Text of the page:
CEPD special town hall meeting draws crowd
During the special town hall meeting of the Captiva Erosion Prevention District, topics such as the future of Blind Pass and the importance of beach renourishment were discussed at length for the benefit of the public.
Steve Keehn, senior coastal engineer for Coastal Planning and Engineering, and Robert Neal, engineer for the Lee County Department of Natural Resources, were both in attendance to discuss the benefits of beach renourishment, the reopening of Blind Pass and answer questions from the audience.
Keehn discussed the impacts of beach erosion and how most beach erosion on Captiva is caused.
“Most of the erosion for Captiva Island is actually caused by the opening of Red Fish Pass in the 1920s. It interrupted the sand supply and the island kind of retreated back almost 1,000 feet in the vicinity of Red Fish Pass,” Keehn said, noting that the increase in water flowing through Red Fish Pass helped to diminish flows through Blind Pass, leading to its closure.
Keehn said that the CEPD had tried various methods throughout the years, including bags filled with concrete, to control beach erosion, but none of methods proved effective.
He went on to mention the “Sand Wars” of the 1980s, when Captiva was rigidly divided over the issue of beach renourishment. Since the late 1980s, three renourishment projects have been done on Captiva.
The CEPD links these nourishment projects to property values increasing over time (rising from $221 million in 1985 to $1.5 billion in 2009), though Keehn also said that renourishment is critical for recreational purposes, erosion control, storm protection and habitat restoration, including sea turtle nesting.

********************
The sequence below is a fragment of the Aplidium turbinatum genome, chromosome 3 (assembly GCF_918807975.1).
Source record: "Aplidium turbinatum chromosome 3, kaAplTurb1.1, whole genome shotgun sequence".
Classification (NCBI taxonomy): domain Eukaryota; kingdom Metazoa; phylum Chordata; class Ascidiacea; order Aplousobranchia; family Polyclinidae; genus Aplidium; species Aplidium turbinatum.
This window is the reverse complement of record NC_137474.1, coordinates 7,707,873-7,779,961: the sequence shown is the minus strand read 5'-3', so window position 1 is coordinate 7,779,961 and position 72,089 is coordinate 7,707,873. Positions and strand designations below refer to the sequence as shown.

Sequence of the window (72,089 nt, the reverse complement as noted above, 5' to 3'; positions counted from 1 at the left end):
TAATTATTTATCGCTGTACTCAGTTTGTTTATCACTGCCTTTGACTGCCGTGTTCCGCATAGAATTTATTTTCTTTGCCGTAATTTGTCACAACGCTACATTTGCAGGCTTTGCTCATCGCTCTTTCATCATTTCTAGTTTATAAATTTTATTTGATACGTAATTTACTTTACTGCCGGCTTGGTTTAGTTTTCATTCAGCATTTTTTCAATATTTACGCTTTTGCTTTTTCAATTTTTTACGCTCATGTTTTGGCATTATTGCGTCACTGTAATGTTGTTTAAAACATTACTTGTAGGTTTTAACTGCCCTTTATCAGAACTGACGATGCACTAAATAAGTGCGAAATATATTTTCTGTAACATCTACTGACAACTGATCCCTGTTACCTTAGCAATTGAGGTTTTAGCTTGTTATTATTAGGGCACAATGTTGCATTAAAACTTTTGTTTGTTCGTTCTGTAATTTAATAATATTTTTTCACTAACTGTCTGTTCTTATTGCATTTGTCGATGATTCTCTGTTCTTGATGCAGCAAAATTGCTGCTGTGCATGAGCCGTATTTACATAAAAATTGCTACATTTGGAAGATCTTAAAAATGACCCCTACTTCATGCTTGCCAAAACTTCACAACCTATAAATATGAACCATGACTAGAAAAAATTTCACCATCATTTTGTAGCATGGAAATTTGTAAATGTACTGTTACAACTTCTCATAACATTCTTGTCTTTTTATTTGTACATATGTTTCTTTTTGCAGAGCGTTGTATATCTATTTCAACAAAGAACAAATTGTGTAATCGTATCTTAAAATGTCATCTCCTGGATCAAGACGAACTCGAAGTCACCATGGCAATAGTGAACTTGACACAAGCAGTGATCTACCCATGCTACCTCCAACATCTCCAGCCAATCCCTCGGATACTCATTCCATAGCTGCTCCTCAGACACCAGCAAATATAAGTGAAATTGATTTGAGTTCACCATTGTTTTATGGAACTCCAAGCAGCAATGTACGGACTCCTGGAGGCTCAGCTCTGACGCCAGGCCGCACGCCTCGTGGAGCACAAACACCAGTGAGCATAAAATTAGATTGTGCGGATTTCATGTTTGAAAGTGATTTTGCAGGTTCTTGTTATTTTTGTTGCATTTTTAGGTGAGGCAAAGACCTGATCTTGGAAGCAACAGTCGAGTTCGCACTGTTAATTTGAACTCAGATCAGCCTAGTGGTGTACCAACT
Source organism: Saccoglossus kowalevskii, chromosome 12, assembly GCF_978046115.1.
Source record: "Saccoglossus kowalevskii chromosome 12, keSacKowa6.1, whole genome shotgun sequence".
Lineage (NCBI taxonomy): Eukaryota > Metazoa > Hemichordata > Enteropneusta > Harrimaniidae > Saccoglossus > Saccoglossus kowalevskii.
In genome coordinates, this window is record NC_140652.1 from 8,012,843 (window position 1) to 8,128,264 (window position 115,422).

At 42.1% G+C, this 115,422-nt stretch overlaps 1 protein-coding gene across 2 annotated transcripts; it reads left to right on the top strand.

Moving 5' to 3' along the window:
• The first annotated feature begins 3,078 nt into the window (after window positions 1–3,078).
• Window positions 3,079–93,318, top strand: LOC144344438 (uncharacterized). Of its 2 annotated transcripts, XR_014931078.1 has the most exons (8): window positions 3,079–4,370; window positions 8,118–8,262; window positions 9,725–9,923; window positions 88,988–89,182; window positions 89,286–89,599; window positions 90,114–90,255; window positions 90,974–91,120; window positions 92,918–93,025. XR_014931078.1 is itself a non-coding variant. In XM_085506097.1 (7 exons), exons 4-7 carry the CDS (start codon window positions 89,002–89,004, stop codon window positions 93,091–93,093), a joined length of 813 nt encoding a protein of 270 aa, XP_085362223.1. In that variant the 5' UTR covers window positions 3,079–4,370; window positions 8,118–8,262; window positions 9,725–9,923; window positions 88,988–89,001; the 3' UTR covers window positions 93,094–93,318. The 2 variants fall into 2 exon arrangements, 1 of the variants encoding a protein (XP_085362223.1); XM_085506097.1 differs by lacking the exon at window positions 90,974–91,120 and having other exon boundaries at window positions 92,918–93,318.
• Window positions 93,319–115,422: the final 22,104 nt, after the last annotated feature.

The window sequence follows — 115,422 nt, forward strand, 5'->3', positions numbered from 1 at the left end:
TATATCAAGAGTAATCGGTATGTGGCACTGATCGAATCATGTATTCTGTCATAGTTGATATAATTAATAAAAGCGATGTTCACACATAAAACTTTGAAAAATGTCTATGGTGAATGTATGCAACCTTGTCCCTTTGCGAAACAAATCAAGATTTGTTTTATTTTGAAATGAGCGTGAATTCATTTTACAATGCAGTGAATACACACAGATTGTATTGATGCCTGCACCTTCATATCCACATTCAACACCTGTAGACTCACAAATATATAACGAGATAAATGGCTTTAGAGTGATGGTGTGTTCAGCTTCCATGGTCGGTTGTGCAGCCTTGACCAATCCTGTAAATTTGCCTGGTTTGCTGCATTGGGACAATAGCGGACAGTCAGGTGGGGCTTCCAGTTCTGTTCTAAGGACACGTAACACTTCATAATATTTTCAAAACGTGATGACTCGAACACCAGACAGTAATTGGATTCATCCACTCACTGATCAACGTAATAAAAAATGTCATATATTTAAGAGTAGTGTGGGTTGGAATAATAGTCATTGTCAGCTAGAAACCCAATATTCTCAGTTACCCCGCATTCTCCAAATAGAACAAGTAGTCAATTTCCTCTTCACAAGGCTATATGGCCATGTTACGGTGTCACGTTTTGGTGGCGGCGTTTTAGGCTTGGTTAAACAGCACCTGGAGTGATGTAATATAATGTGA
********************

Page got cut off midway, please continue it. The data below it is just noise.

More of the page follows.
CEPD commissioner Doris Holzheimer also spoke during the event, providing a brief history of the organization and what they do for Captiva.
Created in 1959, the CEPD became an official beach and shore preservation authority in 1981, and has since been involved with many important activities, including community education, beach renourishment, dune plantings and lobbying.
CEPD chairman Mike Mullins then spoke about the financial side of beach projects such as renourishment and Blind Pass, but he also went into detail about a U.S. Supreme Court Case (“Stop the Beach Renourishment vs. Florida).
A group of beachfront property owners in the panhandle of Florida argue that nourishment projects will reset property lines and their property rights will be taken away without compensation or due process.
The CEPD is concerned with the case because if the Supreme Court goes sides with the disgruntled citizens, the Beach and Shore Preservation act (which enables CEPD nourishment projects) will be at risk.
Following Mullins, Neal spoke about the Blind Pass project.
“We’re still monitoring, but we’re showing great signs of stability and it’s still open,” Neal said. “We know that we have a great project, but we can’t let it get away from us. It’s going to be a continuing monitoring process, and we’ve actually instigated a six month monitoring event that we didn’t originally have planned.”
Neal also asked the audience to send any photos of or comments about the pass that might prove useful to the monitoring project. You can e-mail Neal at RNeal@leegov.com.
The Captiva Erosion Prevention District is located in the Celebration Center, 11513 Andy Rosse Lane, Unit 4.
For more information about the CEPD or beach renourishment, call 472-2472 or visit www.MyCEPD.com.